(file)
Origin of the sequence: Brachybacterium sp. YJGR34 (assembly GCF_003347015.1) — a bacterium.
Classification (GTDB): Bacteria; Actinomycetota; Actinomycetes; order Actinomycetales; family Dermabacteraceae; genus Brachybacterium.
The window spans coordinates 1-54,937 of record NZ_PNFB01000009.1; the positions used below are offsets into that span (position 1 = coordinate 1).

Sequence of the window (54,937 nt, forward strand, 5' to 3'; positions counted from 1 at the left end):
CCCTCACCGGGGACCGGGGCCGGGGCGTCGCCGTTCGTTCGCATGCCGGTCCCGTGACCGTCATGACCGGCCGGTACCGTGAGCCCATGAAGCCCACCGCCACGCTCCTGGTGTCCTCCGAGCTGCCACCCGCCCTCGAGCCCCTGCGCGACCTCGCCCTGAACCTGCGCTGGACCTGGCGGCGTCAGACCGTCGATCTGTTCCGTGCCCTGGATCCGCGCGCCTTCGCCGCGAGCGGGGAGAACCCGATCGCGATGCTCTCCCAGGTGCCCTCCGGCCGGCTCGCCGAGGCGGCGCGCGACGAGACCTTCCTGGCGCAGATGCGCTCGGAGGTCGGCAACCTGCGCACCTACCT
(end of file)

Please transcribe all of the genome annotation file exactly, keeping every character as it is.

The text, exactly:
Origin of the sequence: Brachybacterium sp. YJGR34 (assembly GCF_003347015.1) — a bacterium.
Classification (GTDB): Bacteria; Actinomycetota; Actinomycetes; order Actinomycetales; family Dermabacteraceae; genus Brachybacterium.
The window spans coordinates 1-54,937 of record NZ_PNFB01000009.1; the positions used below are offsets into that span (position 1 = coordinate 1).

Sequence of the window (54,937 nt, forward strand, 5' to 3'; positions counted from 1 at the left end):
CCCTCACCGGGGACCGGGGCCGGGGCGTCGCCGTTCGTTCGCATGCCGGTCCCGTGACCGTCATGACCGGCCGGTACCGTGAGCCCATGAAGCCCACCGCCACGCTCCTGGTGTCCTCCGAGCTGCCACCCGCCCTCGAGCCCCTGCGCGACCTCGCCCTGAACCTGCGCTGGACCTGGCGGCGTCAGACCGTCGATCTGTTCCGTGCCCTGGATCCGCGCGCCTTCGCCGCGAGCGGGGAGAACCCGATCGCGATGCTCTCCCAGGTGCCCTCCGGCCGGCTCGCCGAGGCGGCGCGCGACGAGACCTTCCTGGCGCAGATGCGCTCGGAGGTCGGCAACCTGCGCACCTACCT